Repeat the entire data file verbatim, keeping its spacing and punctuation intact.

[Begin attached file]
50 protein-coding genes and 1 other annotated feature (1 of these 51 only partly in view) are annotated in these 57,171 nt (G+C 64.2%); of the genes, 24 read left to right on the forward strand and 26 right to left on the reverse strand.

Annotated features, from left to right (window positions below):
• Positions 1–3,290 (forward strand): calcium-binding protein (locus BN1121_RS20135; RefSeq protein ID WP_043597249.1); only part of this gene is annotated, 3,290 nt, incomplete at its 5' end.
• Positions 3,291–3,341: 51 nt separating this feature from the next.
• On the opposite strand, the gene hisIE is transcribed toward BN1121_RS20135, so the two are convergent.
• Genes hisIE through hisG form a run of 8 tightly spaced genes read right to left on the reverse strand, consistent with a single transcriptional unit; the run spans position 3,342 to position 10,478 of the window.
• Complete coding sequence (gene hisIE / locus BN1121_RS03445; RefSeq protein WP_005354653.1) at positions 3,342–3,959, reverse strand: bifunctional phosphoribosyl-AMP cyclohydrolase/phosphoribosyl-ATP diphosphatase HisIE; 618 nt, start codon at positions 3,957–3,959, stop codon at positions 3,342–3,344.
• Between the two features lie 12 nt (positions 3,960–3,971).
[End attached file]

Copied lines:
50 protein-coding genes and 1 other annotated feature (1 of these 51 only partly in view) are annotated in these 57,171 nt (G+C 64.2%); of the genes, 24 read left to right on the forward strand and 26 right to left on the reverse strand.

Annotated features, from left to right (window positions below):
• Positions 1–3,290 (forward strand): calcium-binding protein (locus BN1121_RS20135; RefSeq protein ID WP_043597249.1); only part of this gene is annotated, 3,290 nt, incomplete at its 5' end.
• Positions 3,291–3,341: 51 nt separating this feature from the next.
• On the opposite strand, the gene hisIE is transcribed toward BN1121_RS20135, so the two are convergent.
• Genes hisIE through hisG form a run of 8 tightly spaced genes read right to left on the reverse strand, consistent with a single transcriptional unit; the run spans position 3,342 to position 10,478 of the window.
• Complete coding sequence (gene hisIE / locus BN1121_RS03445; RefSeq protein WP_005354653.1) at positions 3,342–3,959, reverse strand: bifunctional phosphoribosyl-AMP cyclohydrolase/phosphoribosyl-ATP diphosphatase HisIE; 618 nt, start codon at positions 3,957–3,959, stop codon at positions 3,342–3,344.
• Between the two features lie 12 nt (positions 3,960–3,971).